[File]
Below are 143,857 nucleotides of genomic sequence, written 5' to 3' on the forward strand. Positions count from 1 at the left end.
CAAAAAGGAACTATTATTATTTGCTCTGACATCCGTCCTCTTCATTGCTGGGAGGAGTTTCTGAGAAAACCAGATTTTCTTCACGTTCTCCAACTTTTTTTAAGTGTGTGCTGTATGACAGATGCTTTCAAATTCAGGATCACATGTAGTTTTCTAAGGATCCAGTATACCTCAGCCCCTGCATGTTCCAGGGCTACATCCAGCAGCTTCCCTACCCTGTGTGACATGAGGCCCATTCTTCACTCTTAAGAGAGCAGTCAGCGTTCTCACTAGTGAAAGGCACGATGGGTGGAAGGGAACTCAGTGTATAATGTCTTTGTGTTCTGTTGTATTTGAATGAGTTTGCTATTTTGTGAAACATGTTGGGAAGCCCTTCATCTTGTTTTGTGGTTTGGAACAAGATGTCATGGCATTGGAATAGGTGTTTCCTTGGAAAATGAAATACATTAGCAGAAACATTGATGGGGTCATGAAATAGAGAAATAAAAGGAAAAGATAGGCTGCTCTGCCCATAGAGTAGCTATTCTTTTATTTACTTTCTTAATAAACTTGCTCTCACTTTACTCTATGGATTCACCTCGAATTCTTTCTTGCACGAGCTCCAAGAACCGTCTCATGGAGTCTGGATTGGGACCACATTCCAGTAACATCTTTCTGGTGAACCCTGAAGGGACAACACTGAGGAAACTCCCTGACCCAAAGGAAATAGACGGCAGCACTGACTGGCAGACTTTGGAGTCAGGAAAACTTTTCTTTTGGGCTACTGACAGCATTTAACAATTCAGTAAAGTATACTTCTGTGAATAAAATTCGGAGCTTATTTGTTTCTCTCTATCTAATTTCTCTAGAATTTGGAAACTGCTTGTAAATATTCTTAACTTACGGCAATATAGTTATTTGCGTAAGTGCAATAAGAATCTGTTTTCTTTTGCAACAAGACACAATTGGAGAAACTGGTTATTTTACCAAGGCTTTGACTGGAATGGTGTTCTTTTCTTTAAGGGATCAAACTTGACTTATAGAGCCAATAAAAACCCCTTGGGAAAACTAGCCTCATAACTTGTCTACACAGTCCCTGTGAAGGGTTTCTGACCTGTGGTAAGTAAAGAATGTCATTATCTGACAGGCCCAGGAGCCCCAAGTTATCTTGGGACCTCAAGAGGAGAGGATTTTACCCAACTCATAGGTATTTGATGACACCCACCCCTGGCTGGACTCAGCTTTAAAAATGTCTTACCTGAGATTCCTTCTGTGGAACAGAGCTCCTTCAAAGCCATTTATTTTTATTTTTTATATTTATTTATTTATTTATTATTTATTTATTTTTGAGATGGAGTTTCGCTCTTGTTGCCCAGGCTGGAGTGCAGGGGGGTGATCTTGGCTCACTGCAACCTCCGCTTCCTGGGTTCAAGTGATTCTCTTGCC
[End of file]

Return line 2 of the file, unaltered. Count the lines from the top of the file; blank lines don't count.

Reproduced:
CAAAAAGGAACTATTATTATTTGCTCTGACATCCGTCCTCTTCATTGCTGGGAGGAGTTTCTGAGAAAACCAGATTTTCTTCACGTTCTCCAACTTTTTTTAAGTGTGTGCTGTATGACAGATGCTTTCAAATTCAGGATCACATGTAGTTTTCTAAGGATCCAGTATACCTCAGCCCCTGCATGTTCCAGGGCTACATCCAGCAGCTTCCCTACCCTGTGTGACATGAGGCCCATTCTTCACTCTTAAGAGAGCAGTCAGCGTTCTCACTAGTGAAAGGCACGATGGGTGGAAGGGAACTCAGTGTATAATGTCTTTGTGTTCTGTTGTATTTGAATGAGTTTGCTATTTTGTGAAACATGTTGGGAAGCCCTTCATCTTGTTTTGTGGTTTGGAACAAGATGTCATGGCATTGGAATAGGTGTTTCCTTGGAAAATGAAATACATTAGCAGAAACATTGATGGGGTCATGAAATAGAGAAATAAAAGGAAAAGATAGGCTGCTCTGCCCATAGAGTAGCTATTCTTTTATTTACTTTCTTAATAAACTTGCTCTCACTTTACTCTATGGATTCACCTCGAATTCTTTCTTGCACGAGCTCCAAGAACCGTCTCATGGAGTCTGGATTGGGACCACATTCCAGTAACATCTTTCTGGTGAACCCTGAAGGGACAACACTGAGGAAACTCCCTGACCCAAAGGAAATAGACGGCAGCACTGACTGGCAGACTTTGGAGTCAGGAAAACTTTTCTTTTGGGCTACTGACAGCATTTAACAATTCAGTAAAGTATACTTCTGTGAATAAAATTCGGAGCTTATTTGTTTCTCTCTATCTAATTTCTCTAGAATTTGGAAACTGCTTGTAAATATTCTTAACTTACGGCAATATAGTTATTTGCGTAAGTGCAATAAGAATCTGTTTTCTTTTGCAACAAGACACAATTGGAGAAACTGGTTATTTTACCAAGGCTTTGACTGGAATGGTGTTCTTTTCTTTAAGGGATCAAACTTGACTTATAGAGCCAATAAAAACCCCTTGGGAAAACTAGCCTCATAACTTGTCTACACAGTCCCTGTGAAGGGTTTCTGACCTGTGGTAAGTAAAGAATGTCATTATCTGACAGGCCCAGGAGCCCCAAGTTATCTTGGGACCTCAAGAGGAGAGGATTTTACCCAACTCATAGGTATTTGATGACACCCACCCCTGGCTGGACTCAGCTTTAAAAATGTCTTACCTGAGATTCCTTCTGTGGAACAGAGCTCCTTCAAAGCCATTTATTTTTATTTTTTATATTTATTTATTTATTTATTATTTATTTATTTTTGAGATGGAGTTTCGCTCTTGTTGCCCAGGCTGGAGTGCAGGGGGGTGATCTTGGCTCACTGCAACCTCCGCTTCCTGGGTTCAAGTGATTCTCTTGCC